bonæ litteræ: occasional writing from David Rundle, Renaissance scholar

Leviathan in the Library

Posted in History of Political Thought, Libraries by bonaelitterae on 8 May, 2017

I am preparing the first of a brace of talks that I am to give this week. They are on a rather different topics from each other but they are both to be presented in the same location, the ball-room-like expanse of the Upper Library of Christ Church, Oxford. The setting is particularly appropriate for the first event, which takes place this evening. It is a speaker meeting of the Oxford Bibliographical Society and is entitled ‘More than a House for Books: collecting and Christ Church Library‘. It grows out of the work I have done reconstructing the history of the collection for the introduction to the forthcoming catalogue of the manuscripts of Christ Church, and it also is in anticipation of an exhibition that will be staged in the autumn. My intention in this post, however, is not to pre-empt this evening’s discussion but briefly to introduce something which caught my eye while doing the research for it.

I have been poring over the Library’s Donors’ Book, a hefty volume which was created in 1614 in imitation of the equivalent made for the Bodleian. Its original purpose was to celebrate the generosity of Otho Nicholson, a Londoner with no previous connexion to Christ Church, who bank-rolled the ‘restoration’ of the Library (then situated in the cloisters, behind the grand Hall built by Thomas Wolsey). After a few years of enthusiastic record-keeping, the entries became more erratic, but were kept more consistently in the 1650s. This is a striking moment: the Founder’s descendant, who had also set up his palace in its quads during the Civil War, had suffered the removal of his head from his body; the institution’s dual status as college and cathedral had been diminished by the Republic’s opposition to the episcopacy. Christ Church itself, however, survived, and in some ways (which I will discuss this evening) became a symbol of continuing royalist loyalty. This is reflected in some of the gifts the Library received but not, perhaps, in the one to which I draw your attention now. Here is the entry:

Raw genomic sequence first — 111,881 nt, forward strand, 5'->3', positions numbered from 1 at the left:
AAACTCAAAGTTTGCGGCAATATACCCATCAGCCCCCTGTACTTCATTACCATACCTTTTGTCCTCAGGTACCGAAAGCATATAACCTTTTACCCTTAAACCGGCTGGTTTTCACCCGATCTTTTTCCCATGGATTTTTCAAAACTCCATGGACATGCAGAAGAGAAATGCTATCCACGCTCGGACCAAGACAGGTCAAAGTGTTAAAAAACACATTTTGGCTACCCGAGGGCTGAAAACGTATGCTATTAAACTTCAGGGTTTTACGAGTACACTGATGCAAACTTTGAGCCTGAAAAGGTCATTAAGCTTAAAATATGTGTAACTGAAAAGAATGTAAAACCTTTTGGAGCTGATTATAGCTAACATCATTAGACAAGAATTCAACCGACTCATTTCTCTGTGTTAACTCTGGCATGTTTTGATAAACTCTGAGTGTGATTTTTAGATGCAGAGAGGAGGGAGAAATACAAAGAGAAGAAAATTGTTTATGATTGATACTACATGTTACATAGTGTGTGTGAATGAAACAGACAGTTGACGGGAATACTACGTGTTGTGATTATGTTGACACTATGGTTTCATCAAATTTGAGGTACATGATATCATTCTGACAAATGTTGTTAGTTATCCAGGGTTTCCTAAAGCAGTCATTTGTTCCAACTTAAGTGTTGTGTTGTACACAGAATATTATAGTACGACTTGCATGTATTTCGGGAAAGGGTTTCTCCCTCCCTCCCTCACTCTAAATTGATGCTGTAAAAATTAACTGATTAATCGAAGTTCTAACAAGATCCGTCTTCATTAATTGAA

Oxford: Christ Church, MS. LR 1 (Donors’ Book), p. 108

That an Oxford library should receive a copy, soon after publication (it appeared in 1651) of a work which we consider a classic, might not seem surprising. But Hobbes’s Leviathan was such a controversial work that, only a couple of decades later, just a few hundred yards north of Christ Church’s library, the University’s authorities ceremoniously burnt copies of it. In its presentation of a ‘science’ of princely power, it was seen to undermine the very moral order that justified such power; it was considered the enemy of legitimate kingship, rather than its supporter.

It is not just this potential incongruity that struck me when reading this entry; it was also the description of its donor, Vincent Denne, himself an alumnus of Christ Church. He is here described as in supremis Regni consiliis municeps, participating in the ‘supreme councils of the Kingdom’. Is that noun simply a slip, a failure to remember that the kingdom was now a republic or is it some sort of wishful thinking? Does it hint at how the librarian would have read Leviathan?

The ‘supreme councils’ is an euphemistic phrase which presumably refers to Denne’s status as Member of Parliament for his hometown of Canterbury; he was elected in 1656. The librarian who makes this entry is rarely given to periphrasis: is this some sign that the legitimacy of a Parliament called into being without royal authority was considered problematic? Would the donor have shared such misgivings? The very fact that he was an MP and also a JP for Kent in these republican years suggests he had made his peace with the new regime. The result was that at the Restoration, he found himself in difficulties, though he himself claimed his family had shown their loyalty to their king.

So, what was Denne thinking when he offered to them this recent work on government? Did he consider it a counter-balance to the nostalgic royalism apparent in his college’s library? Or was the act of donation to his alma mater a suggestion of his continuing loyalties in new times which required new ways of acting and of thinking? And what was the Librarian thinking when he accepted and entered the gift in the Register?

Without other evidence, we will not know. The volume itself has disappeared from the library — the only copy of the 1651 edition now present was given by a grander old boy, William Wake, archbishop of Canterbury, in 1738; probably after this point, Denne’s book was considered surplus to requirements and, like many others, de-accessioned. There is an intriguing issue lying behind this short entry: how far were gifts and their recording a coded language in this unquiet years? It deserves further consideration — but I better write my paper for this evening, instead.



The Art of Book-Burning

Posted in Art, Biblioclasm by bonaelitterae on 19 April, 2009